“Teddy deemed ev­ery­one in any kind of pro­fes­sion as his rel­a­tive. On one side, he was funny and hi­lar­i­ous, while on the other one he was so crit­i­cal and smart. He was also a com­mu­nal one while fac­ing per­sonal prob­lems even his in­ter­est in art. Our re­la­tion could last long since we had the same sense in ex­press­ing the soul of arts. We al­ways con­nected arts to­gether with re­li­gion, pol­i­tics, and ide­ol­ogy as well. Teddy was the one who put re­spect to those who up­held in­tegrity in cre­at­ing works.” “Cre­ativ­ity - that was Teddy’s strong point. He was great at in­ter­pret­ing a com­pli­cated thing into the pre­cisely sim­plest one.teddy and I ad­mired each other a lot. He was amaz­ing, crazy, smart, and per­fect at cre­at­ing arts. What I learned from him was all about tenac­ity, spirit to cre­ate works in what­ever con­di­tion, in­clud­ing dur­ing his ill­ness till his last time. I was amazed at his ‘out of the box’ cre­ativ­ity and his skill in pro­cess­ing ma­te­rial, his de­tail in list­ing and doc­u­ment­ing, and ex­actly his mis­chievous­ness. That unique­ness united us; we of­ten met and worked to­gether. Not to men­tion due to his great per­for­mance, I used to in­volve him when I got an idea to form a band and held per­for­mance to­gether. Due to this all, we of­ten or­ga­nized an event to stage our works as well. He was my best part­ner in bad crime, good thing, do­ing thing, and now he left me alone. I still re­mem­ber how he called me as messy, too ide­al­is­tic, trou­ble­maker, ig­no­rant, crazy, in­sane, to­tally mad guy, and to me it was all about his com­pli­ment. Hon­estly all those miss­ing things grieved me over him, I was still speech­less and even could not believe that he was no longer with me now…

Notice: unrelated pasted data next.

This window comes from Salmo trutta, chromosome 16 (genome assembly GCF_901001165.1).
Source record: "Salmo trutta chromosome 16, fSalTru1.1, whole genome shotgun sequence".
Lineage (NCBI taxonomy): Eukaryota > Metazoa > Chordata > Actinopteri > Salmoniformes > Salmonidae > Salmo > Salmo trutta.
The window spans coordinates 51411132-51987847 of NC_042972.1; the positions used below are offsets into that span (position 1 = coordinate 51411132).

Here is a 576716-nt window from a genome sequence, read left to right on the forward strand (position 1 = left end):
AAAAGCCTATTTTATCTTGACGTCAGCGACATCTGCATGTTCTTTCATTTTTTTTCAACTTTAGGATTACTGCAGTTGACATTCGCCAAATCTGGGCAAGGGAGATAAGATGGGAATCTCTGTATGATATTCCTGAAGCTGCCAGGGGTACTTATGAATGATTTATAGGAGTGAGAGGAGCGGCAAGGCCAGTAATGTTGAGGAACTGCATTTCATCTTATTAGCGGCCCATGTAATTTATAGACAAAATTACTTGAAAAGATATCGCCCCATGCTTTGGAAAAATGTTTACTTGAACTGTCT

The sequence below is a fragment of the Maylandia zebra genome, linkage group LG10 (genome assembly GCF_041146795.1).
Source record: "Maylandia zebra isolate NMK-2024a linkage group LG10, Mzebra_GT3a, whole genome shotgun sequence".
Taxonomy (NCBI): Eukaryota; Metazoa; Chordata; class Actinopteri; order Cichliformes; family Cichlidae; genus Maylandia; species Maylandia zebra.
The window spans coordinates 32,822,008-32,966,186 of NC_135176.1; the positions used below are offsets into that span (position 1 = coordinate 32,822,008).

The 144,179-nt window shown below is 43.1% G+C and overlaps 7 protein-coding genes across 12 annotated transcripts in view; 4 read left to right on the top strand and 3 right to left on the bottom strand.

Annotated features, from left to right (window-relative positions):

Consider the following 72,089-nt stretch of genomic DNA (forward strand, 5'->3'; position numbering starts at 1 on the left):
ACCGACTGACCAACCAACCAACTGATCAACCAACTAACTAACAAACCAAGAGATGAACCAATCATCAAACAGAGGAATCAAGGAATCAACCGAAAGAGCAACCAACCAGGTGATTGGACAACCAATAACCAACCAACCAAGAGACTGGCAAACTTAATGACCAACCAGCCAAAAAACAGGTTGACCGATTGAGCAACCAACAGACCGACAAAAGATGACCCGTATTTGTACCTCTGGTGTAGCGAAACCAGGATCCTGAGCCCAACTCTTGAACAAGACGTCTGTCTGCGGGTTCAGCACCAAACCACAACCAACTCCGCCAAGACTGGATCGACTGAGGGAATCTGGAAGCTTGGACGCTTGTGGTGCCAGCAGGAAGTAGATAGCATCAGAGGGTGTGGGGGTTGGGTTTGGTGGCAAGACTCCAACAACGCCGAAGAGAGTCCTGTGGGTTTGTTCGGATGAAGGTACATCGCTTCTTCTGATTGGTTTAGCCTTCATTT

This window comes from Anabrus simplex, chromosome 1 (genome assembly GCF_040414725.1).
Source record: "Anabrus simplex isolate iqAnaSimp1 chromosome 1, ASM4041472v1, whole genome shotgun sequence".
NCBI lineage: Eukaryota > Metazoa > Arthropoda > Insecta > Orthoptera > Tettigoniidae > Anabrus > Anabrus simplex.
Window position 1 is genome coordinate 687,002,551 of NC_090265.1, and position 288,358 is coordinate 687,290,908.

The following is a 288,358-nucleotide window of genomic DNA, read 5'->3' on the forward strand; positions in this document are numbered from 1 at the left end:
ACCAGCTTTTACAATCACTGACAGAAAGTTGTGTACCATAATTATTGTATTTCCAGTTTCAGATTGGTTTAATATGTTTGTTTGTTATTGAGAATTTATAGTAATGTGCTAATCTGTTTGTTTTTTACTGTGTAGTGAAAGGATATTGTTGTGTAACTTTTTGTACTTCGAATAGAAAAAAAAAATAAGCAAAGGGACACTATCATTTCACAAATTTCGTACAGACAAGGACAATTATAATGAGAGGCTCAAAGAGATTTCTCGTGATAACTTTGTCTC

I badly miss him.

I could clearly re­mem­ber the last time we had a tight de­bate. At that time we planned to pub­licly un­veil our works, yet in the last min­utes Teddy changed his con­cept. I was ter­ri­bly an­gry. He also kept his stance and de­bated me back. Fi­nally I had to ad­mit that I fol­lowed some of his ideas. I per­suaded him… how­ever he also some­how agreed and went with my idea even he ad­mit­ted its ex­is­tence. If only I had known that it was my last meet­ing and my last ex­hi­bi­tion with him, I would have never de­bate him that bad.

I never think that Teddy was gone, left me here. I al­ways say to my­self that he is now in Jakarta or may be go­ing some­where.”

“To me, Teddy was an avant-garde fine artist, specif­i­cally in In­done­sian mod­ern-fine art. If only he had taken a role as a cu­ra­tor, he would have been the top one. No­body could change his po­si­tion. His spirit will al­ways stay in our heart, his best part­ners. If I was asked to de­scribe about Teddy, I would say that he was Pi­casso of In­done­sia.”

Ed­die Hara-fine Artist From left to the right: To­h­jaya Tono, S Teddy,

Bob "Sick" Yu­ditha & Yus­toni Vol­un­teero

Ugo Un­toro-fine Artist

A. Anzieb-cur­ra­tor & Writer

Bob “Sick” Yu­ditha-fine Artist

To­h­jaya Tono-fine Artist

Yus­toni Vol­un­teero-fine Artist